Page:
mTOR signaling inhibition modulates macrophage/microglia-mediated neuroinflammation and secondary injury via regulatory T cells after focal ischemia
Signaling by the mammalian target of rapamycin (mTOR) plays an important role in the modulation of both innate and adaptive immune responses. However, the role and underlying mechanism of mTOR signaling in post-stroke neuroinflammation is largely unexplored. Here, we injected rapamycin, an mTOR inhibitor, by the intracerebroventricular route 6 hours after focal ischemic stroke in rats. We found that rapamycin significantly reduced lesion volume and improved behavioral deficits. Notably, infiltration of gamma delta T (γδ T) cells and granulocytes, which are detrimental to the ischemic brain, was profoundly reduced after rapamycin treatment, as was the production of pro-inflammatory cytokines and chemokines by macrophages and microglia. Rapamycin treatment prevented brain macrophage polarization towards the M1 type. In addition, we also found that rapamycin significantly enhanced anti-inflammation activity of regulatory T cells (Tregs), which decreased production of pro-inflammatory cytokines and chemokines by macrophages and microglia. Depletion of Tregs partially elevated macrophage/microglia-induced neuroinflammation after stroke. Our data suggest that rapamycin can attenuate secondary injury and motor deficits after focal ischemia by enhancing the anti-inflammation activity of Tregs to restrain post-stroke neuroinflammation.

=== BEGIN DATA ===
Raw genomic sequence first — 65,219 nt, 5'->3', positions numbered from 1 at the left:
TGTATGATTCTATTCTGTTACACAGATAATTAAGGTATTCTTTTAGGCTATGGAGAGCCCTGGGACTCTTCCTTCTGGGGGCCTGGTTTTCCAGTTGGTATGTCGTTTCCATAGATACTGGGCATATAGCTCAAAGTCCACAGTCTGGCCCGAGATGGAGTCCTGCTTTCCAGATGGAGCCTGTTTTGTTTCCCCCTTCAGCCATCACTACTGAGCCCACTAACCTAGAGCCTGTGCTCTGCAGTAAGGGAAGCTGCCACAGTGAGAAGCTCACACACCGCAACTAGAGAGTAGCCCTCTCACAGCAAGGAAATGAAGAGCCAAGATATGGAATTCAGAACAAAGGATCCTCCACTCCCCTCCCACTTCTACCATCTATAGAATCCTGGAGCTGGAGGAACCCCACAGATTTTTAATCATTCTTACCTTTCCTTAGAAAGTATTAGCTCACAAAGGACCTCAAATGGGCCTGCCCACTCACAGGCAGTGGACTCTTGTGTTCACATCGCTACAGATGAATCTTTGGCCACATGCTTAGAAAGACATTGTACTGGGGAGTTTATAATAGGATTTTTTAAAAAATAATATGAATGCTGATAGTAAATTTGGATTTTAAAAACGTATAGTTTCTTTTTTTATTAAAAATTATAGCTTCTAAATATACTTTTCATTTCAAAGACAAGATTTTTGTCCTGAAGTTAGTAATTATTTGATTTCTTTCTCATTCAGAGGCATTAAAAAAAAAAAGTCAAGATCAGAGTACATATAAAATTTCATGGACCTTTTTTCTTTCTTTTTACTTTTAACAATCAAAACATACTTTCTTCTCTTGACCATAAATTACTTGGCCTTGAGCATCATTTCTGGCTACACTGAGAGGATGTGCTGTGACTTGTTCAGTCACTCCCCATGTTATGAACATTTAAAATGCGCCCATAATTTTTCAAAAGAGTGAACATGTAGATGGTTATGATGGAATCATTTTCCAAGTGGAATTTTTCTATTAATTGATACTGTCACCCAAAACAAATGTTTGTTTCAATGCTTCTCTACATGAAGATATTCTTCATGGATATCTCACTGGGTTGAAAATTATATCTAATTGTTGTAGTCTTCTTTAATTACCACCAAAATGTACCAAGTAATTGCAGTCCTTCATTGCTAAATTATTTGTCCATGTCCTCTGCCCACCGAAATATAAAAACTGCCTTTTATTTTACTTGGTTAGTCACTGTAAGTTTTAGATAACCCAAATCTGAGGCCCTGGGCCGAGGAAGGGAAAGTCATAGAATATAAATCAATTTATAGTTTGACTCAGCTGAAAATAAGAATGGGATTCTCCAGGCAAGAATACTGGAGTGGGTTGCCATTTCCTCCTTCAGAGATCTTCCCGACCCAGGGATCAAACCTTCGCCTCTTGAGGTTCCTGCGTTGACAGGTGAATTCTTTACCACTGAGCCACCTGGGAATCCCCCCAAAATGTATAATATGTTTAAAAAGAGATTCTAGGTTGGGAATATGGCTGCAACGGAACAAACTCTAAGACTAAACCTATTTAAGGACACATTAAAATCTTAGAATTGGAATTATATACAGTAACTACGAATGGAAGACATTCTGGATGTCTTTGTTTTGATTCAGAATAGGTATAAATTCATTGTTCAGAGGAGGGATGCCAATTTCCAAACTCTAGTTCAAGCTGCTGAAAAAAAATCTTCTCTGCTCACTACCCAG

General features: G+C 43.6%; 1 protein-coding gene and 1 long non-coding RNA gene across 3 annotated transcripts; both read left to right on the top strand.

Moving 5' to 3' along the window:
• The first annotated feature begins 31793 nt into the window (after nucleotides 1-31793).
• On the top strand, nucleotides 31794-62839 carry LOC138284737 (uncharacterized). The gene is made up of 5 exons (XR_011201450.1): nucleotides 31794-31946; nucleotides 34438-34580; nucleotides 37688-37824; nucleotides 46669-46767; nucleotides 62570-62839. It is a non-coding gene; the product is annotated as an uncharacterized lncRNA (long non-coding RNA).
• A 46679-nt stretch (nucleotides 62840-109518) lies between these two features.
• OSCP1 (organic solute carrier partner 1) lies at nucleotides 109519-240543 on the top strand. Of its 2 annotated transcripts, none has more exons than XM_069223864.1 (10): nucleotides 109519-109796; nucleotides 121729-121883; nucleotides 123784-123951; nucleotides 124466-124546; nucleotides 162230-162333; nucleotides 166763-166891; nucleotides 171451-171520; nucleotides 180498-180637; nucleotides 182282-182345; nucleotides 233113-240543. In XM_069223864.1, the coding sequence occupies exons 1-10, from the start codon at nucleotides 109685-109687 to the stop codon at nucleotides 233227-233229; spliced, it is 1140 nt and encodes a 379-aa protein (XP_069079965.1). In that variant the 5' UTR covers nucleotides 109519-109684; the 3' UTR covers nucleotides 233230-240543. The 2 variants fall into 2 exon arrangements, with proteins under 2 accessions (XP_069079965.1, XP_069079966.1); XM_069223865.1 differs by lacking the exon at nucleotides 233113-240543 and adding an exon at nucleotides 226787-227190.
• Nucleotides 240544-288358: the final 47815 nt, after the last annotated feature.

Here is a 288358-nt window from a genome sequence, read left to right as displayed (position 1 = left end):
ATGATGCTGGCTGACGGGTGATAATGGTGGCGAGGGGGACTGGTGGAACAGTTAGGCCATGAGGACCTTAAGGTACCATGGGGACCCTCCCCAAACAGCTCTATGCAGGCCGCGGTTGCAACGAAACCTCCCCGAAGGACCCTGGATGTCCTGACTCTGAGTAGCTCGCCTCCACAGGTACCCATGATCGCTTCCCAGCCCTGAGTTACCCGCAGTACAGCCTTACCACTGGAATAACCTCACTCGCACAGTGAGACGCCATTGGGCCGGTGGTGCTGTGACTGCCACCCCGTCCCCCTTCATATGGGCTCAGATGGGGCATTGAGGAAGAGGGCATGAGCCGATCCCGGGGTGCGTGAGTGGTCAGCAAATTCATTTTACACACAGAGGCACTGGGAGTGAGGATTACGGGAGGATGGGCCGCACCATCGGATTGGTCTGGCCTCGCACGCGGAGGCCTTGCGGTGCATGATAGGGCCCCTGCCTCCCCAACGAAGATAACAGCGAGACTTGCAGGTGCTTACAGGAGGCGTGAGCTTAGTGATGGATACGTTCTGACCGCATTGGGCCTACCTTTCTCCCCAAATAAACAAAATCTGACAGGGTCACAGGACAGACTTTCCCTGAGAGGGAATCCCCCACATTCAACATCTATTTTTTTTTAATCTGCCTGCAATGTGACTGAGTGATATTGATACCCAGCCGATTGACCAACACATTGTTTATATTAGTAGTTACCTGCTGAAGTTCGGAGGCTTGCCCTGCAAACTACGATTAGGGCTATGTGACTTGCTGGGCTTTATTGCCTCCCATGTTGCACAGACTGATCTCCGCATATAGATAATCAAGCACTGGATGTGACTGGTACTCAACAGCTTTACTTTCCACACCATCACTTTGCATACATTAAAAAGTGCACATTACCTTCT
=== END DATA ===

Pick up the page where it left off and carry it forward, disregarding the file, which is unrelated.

Digital Commons Citation
Xie, L; Sun, F; Wang, J; and Mao, X, "mTOR signaling inhibition modulates macrophage/microglia-mediated neuroinflammation and secondary injury via regulatory T cells after focal ischemia" (2014). Clinical and Translational Science Institute. 90.